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Diagnosing Endometriosis

Diagnosing Endometriosis at Virginia Mason - Seattle

Your doctor has a number of excellent tests and procedures to choose from to help diagnose this disease. First, he or she will take your complete medical history, during which you will be asked questions about your general health and about any symptoms you may be having.

Your doctor also will perform a physical exam and a pelvic exam to determine if a mass or tumor is causing any of your symptoms.

Next, your doctor may have you undergo several diagnostic tests to view your internal organs and tissues. These include a pelvic or vaginal ultrasound and, less commonly, computed tomography (CT) scan or magnetic resonance imaging (MRI). Each of these procedures is described below.

  • Pelvic Ultrasound
    A pelvic ultrasound is a painless procedure in which, after first applying a clear gel on your stomach, an instrument called a transducer or wand is moved over it. The transducer transmits sound waves to a computer monitor, which allows images of your internal organs to be viewed on the screen.
  • Vaginal Ultrasound
    A vaginal ultrasound procedure, a transducer is inserted into the vagina, which also sends sound waves to a computer screen and allows a technician and your physician to view images of your uterus and ovaries.
  • Computed Tomography (CT)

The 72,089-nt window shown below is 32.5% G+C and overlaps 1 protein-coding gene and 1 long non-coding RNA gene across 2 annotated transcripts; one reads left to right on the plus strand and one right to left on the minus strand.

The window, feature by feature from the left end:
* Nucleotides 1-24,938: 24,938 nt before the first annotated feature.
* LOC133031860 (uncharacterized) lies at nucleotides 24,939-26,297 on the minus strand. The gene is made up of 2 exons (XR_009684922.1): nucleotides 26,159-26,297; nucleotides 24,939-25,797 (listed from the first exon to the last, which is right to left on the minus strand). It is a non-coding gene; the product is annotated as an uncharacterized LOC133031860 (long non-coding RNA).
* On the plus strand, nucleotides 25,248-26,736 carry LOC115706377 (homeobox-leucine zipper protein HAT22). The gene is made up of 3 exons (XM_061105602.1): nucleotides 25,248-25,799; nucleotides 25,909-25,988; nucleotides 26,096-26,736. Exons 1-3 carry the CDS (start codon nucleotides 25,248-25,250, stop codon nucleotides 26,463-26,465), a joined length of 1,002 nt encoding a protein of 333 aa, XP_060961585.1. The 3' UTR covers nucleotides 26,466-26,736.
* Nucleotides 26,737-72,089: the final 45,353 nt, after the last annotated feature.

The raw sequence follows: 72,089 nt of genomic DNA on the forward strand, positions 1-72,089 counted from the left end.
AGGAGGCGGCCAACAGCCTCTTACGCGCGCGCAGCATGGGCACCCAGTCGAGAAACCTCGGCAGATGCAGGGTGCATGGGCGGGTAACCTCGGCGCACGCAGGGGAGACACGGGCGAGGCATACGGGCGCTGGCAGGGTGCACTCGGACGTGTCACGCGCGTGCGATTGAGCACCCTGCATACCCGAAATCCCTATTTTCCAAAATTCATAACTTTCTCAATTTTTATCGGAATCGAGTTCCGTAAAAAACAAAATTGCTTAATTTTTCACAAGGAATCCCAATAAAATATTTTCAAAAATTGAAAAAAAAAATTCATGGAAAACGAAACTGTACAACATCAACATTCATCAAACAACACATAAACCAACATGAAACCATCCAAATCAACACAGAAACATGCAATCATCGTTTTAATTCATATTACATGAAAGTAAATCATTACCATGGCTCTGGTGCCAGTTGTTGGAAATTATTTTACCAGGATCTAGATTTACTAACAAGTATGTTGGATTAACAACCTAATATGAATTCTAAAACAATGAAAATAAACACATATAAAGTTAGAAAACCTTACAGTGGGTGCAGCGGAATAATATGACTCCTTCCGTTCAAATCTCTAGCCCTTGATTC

A CT scan uses x-rays and computer imaging to show three-dimensional images of your internal organs. During the CT scan, you will lie on a table that moves into a cylindrical scanner. The scanner takes pictures from several angles and these images are transmitted to a computer.
  • Magnetic Resonance Imaging (MRI)
    A MRI procedure uses electromagnetic waves (instead of radiation) and computer imaging to show three-dimensional images of your organs, tissues and nerves. As with a CT scanner, you will lie on a table that moves into a chamber. The chamber contains a large magnet and a transmitter for radio waves. The magnetic field and radio waves produce signals that are picked up by the machine and sent to a computer, which records the signals as images.


If these tests suggest or show that excess tissue is present in your pelvic cavity, your doctor will have you undergo laparoscopy to view the area closely and to take a biopsy (sample) of the tissue.

During the laparoscopy procedure, a small incision is first made in your abdomen. The laparoscope, which is a thin tube with a light and a video camera in it, is inserted through the incision and into your pelvic cavity. The surgeon then moves the laparoscope around and views images of your internal organs on a screen.

Your surgeon also can take a tissue sample with another instrument inserted through the laparoscope. (Larger patches of endometrial tissue may be removed during this procedure and may require one or two additional incisions, and the insertion of several more instruments.)

Diagnostic laparoscopy is performed as an outpatient procedure. Recovery time is quick, about one or two days with only minor discomfort.